Space photo of the week: Ancient 'labyrinth of night' on Mars, one of the biggest mazes in the solar system

Noctis Labyrinthus, as seen by Mars Express.
Noctis Labyrinthus, as seen by Mars Express. (Image credit: ESA/DLR/FU Berlin, CC BY-SA 3.0 IGO)

What it is: A rift valley called Noctis Labyrinthus ("labyrinth of night")

When it was released: Jan. 24, 2024

Where it is: Between Valles Marineris and Tharsis on Mars

Why it's so special: Noctis Labyrinthus is unlike anywhere else in the solar system. Around 739 miles (1,190 kilometers) long, 19 miles (30 km) wide and 4 miles (6 km) deep, it's a rift valley region of Mars studded with sand dunes, canyons and landslides.

A new labeled and zoomable image published this week by the European Space Agency (ESA) comes from data collected by ESA's Mars Express spacecraft, which has been orbiting the Red Planet since December 2003. In October 2023, ESA released a flyover video of the same region that used images from Mars Express and topographic data to recreate the landscape in 3D.

In the new image, the original ground level can still be seen, though much of the ground has eroded. That's because volcanism has caused the surface to stretch upward, thinning the planet's crust and forming cracks.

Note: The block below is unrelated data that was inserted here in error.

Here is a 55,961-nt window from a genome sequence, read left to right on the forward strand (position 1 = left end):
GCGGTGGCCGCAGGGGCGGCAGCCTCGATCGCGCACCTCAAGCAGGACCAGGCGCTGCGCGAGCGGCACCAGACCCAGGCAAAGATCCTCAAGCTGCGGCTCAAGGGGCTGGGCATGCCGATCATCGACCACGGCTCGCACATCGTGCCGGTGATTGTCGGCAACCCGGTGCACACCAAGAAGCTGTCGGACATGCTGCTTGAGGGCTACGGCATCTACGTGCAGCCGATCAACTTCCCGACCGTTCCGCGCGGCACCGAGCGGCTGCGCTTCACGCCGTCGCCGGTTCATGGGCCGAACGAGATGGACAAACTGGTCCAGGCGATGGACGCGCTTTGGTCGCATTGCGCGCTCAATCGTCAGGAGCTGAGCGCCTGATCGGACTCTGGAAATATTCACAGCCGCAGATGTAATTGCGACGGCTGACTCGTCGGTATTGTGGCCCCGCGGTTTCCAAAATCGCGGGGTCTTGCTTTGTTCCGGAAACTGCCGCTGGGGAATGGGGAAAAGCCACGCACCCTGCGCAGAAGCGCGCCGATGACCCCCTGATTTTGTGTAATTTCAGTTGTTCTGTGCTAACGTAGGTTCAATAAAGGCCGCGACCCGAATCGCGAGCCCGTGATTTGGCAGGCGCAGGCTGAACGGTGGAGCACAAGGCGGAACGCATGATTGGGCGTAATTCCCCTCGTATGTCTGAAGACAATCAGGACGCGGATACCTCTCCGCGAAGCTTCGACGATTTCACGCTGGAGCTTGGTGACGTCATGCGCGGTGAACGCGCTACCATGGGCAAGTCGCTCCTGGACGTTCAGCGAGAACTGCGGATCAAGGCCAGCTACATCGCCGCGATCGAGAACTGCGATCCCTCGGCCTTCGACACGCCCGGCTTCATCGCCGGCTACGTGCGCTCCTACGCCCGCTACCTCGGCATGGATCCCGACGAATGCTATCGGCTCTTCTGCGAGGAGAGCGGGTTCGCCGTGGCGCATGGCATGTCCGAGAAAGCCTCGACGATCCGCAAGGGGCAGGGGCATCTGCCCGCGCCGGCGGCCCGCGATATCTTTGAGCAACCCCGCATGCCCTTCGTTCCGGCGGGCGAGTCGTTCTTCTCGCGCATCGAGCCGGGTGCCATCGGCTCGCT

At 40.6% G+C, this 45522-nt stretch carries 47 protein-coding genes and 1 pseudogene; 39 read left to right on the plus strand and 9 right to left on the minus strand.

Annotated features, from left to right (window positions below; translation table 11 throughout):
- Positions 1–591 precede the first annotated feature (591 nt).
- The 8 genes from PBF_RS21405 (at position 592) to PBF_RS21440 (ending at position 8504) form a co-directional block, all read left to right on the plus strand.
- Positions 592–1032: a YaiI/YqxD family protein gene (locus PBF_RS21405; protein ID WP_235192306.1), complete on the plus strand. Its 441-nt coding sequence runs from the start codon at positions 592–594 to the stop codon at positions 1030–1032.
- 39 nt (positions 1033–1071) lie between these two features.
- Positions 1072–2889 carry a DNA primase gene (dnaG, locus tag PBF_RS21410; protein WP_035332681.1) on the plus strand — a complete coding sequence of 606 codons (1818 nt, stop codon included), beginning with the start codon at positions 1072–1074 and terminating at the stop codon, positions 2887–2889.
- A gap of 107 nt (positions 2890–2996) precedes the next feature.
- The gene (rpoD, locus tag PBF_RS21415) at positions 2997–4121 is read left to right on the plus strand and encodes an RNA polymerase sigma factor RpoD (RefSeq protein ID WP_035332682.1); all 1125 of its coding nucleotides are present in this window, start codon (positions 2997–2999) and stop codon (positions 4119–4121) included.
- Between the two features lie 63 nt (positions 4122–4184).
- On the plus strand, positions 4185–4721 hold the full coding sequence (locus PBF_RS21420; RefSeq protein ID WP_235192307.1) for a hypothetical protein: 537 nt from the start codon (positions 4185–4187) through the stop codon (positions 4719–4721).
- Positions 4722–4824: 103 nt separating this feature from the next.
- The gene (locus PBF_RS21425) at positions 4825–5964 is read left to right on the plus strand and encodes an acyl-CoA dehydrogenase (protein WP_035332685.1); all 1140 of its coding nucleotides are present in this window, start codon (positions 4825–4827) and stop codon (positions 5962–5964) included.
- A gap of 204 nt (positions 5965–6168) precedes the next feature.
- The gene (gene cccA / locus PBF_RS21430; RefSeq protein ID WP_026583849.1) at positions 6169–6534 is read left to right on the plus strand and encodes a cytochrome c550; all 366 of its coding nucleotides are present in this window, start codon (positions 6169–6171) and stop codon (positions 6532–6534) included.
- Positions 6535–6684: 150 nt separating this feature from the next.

Noctis Labyrinthus is between the western edge of Valles Marineris, an extensive canyon system known as the "Grand Canyon" of Mars, and Tharsis, the largest volcanic region on Mars, which contains 12 large volcanoes.

During its almost 20 years of science, Mars Express has provided spectacular images of the Red Planet and traced the history of water across its surface, providing evidence that Mars once had environmental conditions suitable for life.

How to see it in the night sky: Although it's possible to see Mars just before sunrise, the planet looks its brightest close to opposition, when it's closest to Earth. That occurs every 26 months and will next happen on Jan. 15, 2025.

Live Science contributor

Jamie Carter is a freelance journalist and regular Live Science contributor based in Cardiff, U.K. He is the author of A Stargazing Program For Beginners and lectures on astronomy and the natural world. Jamie regularly writes for,, Forbes Science, BBC Wildlife magazine and Scientific American, and many others. He edits